The news of the ousting of President al-Bashir, who has ruled for 30 years, was received with jubilation, dancing and chanting after the defence minister announced that the army will oversee a two-year transitional period followed by elections. They have grown to become the biggest challenge yet to Bashir's 30-year rule.
Gen. Awad Mohammed Ibn Auf, the vice-president and defence minister who was appointed by Bashir before announcing the president's removal on state TV, is "very much a symbol of the regime", said Ahmed Soliman, a research fellow at the United Kingdom -based think-tank Chatham House.
Few are expected to miss Bashir, who is wanted for genocide by the International Criminal Court related to crimes committed in Sudan's Darfur region and presided over a government accused of corruption, violence and economic mismanagement.
A rally outside military headquarters in Khartoum demanding the resignation of President Omar al-Bashir has been ongoing since Saturday April 6. Some shouted, "They removed a thief and brought in a thief!" Al-Bashir first ridiculed the protests, saying: "They talk of an Arab Spring".
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The Saudi Press Agency (SPA) reported that the Ministry of Hajj and Umrah stressed in a circular issued by its Minister Dr. Benten that the companies and institutions of Umrah are committed to continuing to provide services and accommodation to all Sudanese Umrah performers.
The protesters - including opposition politicians, activists, civil society, judiciary, students, public sector workers etc - grew in number and started calling for the end of the Bashir regime.
"Since 1989, Sudan's Omar al-Bashir has ruled his nation with an iron fist", said CBN News Senior International Correspondent George Thomas. He added: "Today's events should also serve as a wake-up call to leaders around the world who think they can get away with denying people their basic rights". After he was released, he headed straight to the sit-in to continue protesting. "We insist on a civil government, and we don't support any coup". In the following years, he purged Islamists and insiders from his party, and demonstrated a knack for political survival.
Sudan analysts have warned that those forces will begin to tussle for dominance once the long-time ruler is out of the picture.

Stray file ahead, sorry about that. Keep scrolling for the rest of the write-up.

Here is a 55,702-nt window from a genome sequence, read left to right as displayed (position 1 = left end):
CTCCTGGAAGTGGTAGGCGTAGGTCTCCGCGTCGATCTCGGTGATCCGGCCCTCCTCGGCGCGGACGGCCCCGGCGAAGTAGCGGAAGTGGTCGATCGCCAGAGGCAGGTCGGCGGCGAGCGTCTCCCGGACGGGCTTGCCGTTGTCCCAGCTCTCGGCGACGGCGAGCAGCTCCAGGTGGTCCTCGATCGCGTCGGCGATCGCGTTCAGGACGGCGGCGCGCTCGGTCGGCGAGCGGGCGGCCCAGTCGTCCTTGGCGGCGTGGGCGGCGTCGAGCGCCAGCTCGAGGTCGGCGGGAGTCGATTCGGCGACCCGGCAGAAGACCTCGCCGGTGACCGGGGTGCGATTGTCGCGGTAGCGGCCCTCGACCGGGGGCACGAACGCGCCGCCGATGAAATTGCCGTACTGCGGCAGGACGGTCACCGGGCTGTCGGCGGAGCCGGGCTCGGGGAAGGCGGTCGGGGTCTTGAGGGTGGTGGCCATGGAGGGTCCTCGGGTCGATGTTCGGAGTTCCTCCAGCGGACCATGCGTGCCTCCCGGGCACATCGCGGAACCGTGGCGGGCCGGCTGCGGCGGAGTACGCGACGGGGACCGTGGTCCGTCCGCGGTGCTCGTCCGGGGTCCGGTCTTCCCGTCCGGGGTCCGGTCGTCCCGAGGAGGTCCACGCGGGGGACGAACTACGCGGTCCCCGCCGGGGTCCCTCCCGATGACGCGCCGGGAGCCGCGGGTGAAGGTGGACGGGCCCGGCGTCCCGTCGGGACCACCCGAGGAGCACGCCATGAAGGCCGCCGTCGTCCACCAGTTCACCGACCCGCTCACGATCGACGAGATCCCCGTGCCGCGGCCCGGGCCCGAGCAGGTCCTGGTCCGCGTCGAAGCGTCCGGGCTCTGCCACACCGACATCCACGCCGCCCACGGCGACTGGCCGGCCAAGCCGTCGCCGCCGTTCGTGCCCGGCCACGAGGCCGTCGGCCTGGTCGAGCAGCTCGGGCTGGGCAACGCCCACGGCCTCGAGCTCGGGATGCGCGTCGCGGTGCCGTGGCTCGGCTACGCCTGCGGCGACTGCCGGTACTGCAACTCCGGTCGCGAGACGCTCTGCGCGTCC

Some Sudanese have been protesting against al-Bashir's government since December. Moreover, different global powers support different armed groups.
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Footage of thousands of civilians taking to the streets has been circulating on social media, namely of of female protesters referred to as "Nubian queens" leading anti-government chants. Tired after a long civil war and genocide claims, which resulted in the partition of the country into north and south, Sudan, with a population of almost 40 million, attracts the attention of worldwide and regional powers.
Omar Al-Bashir has ruled Sudan for nearly as long as I have been alive; yet throughout my 37 years I have heard nothing but criticism of the doom he has brought upon his country.
The sit-in marked a new stage of the protests, with numbers swelling far beyond those of previous demonstrations, organisers said. "He (al-Bashir) has created multiple security forces, militias and has an extremely powerful intelligence and security service which we've seen trying to infiltrate these mass protests".
Mr Bashir is accused of organising war crimes and crimes against humanity there by the ICC.
He came to power after the ousting of Islamist Mohamed Morsi who himself was elected into power after the uprising that felled longtime autocrat Hosni Mubarak. As of Thursday morning, the junta has not indicated whether it will extradite him to stand trial at the ICC.
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The problem was a little bit that in the second-half we gave a few counter-attacks away, then we had to control it a bit more. Porto only completed 67 percent of passes compared to Liverpool's 83 percent . 2-0 is a really, really good result.